To treat a cavity your dentist will remove the decayed portion of the tooth and then “fill” the area on the tooth where the decayed material was removed.
Fillings are also used to repair cracked or broken teeth and teeth that have been worn down from misuse (such as from nail-biting or tooth grinding).
Dr. Francisco will probe or test the area to determine if all the decay has been removed. Once the decay has been removed, the dentist will prepare the space for the filling by cleaning the cavity of bacteria and debris. If the decay is near the root, your dentist may first put in a liner made of glass ionomer, composite resin, or other material to protect the nerve. Generally, after the filling is in, your dentist will finish and polish it.
Several additional steps are required for tooth-colored fillings and are as follows. After your dentist has removed the decay and cleaned the area, the tooth-colored material is applied in layers. Next, a special light that “cures” or hardens each layer is applied. When the multilayering process is completed, the dentist will shape the composite material to the desired result, trim off any excess material, and polish the final restoration
Injections relax the muscles to smooth out dynamic wrinkles, those that appear with muscles of facial expression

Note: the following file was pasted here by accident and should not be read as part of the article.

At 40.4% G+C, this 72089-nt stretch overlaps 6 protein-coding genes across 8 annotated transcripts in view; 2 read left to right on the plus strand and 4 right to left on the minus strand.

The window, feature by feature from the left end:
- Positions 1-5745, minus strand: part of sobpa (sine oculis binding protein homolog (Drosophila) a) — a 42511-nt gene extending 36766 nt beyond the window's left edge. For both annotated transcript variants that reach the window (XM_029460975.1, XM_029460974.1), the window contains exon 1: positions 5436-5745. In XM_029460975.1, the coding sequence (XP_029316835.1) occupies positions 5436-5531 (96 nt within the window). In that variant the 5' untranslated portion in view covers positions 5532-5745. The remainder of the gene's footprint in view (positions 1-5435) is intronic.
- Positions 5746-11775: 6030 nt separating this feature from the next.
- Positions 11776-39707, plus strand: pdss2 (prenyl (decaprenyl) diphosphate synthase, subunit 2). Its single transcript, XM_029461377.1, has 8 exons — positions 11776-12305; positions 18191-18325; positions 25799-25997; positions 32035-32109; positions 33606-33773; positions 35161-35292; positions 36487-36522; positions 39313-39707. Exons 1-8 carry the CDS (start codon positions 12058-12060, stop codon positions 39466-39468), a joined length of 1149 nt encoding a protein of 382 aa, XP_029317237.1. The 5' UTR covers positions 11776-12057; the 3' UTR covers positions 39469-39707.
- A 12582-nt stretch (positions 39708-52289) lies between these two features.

Key aspects to know before
Today, several dental filling materials are available. Teeth can be filled with gold; porcelain; silver amalgam (which consists of mercury mixed with silver, tin, zinc, and copper); or tooth-colored, plastic, and materials called composite resin fillings. There is also a material that contains glass particles and is known as glass ionomer. This material is used in ways similar to the use of composite resin fillings.
The location and extent of the decay, cost of filling material, your insurance coverage, and your dentist’s recommendation assist in determining the type of filling best for you.
Indirect fillings are similar to composite or tooth-colored fillings except they are made in a dental laboratory and require two visits before being placed. Indirect fillings are considered when not enough tooth structure remains to support a filling but the tooth is not so severely damaged that it needs a crown.
- Temporary fillings are used under the following circumstances:
- For fillings that require more than one appointment — for example, before placement of gold fillings and for certain filling procedures (called indirect fillings) that use composite materials
- Following a root canal
- To allow a tooth’s nerve to “settle down” if the pulp became irritated
- If emergency dental treatment is needed (such as to address a toothache)
Temporary fillings are just that; they are not meant to last. They usually fall out, fracture, or wear out within a month. Be sure to contact your dentist to have a temporary filling replaced with a permanent one. If you don’t, the tooth could become infected or you could have other complications.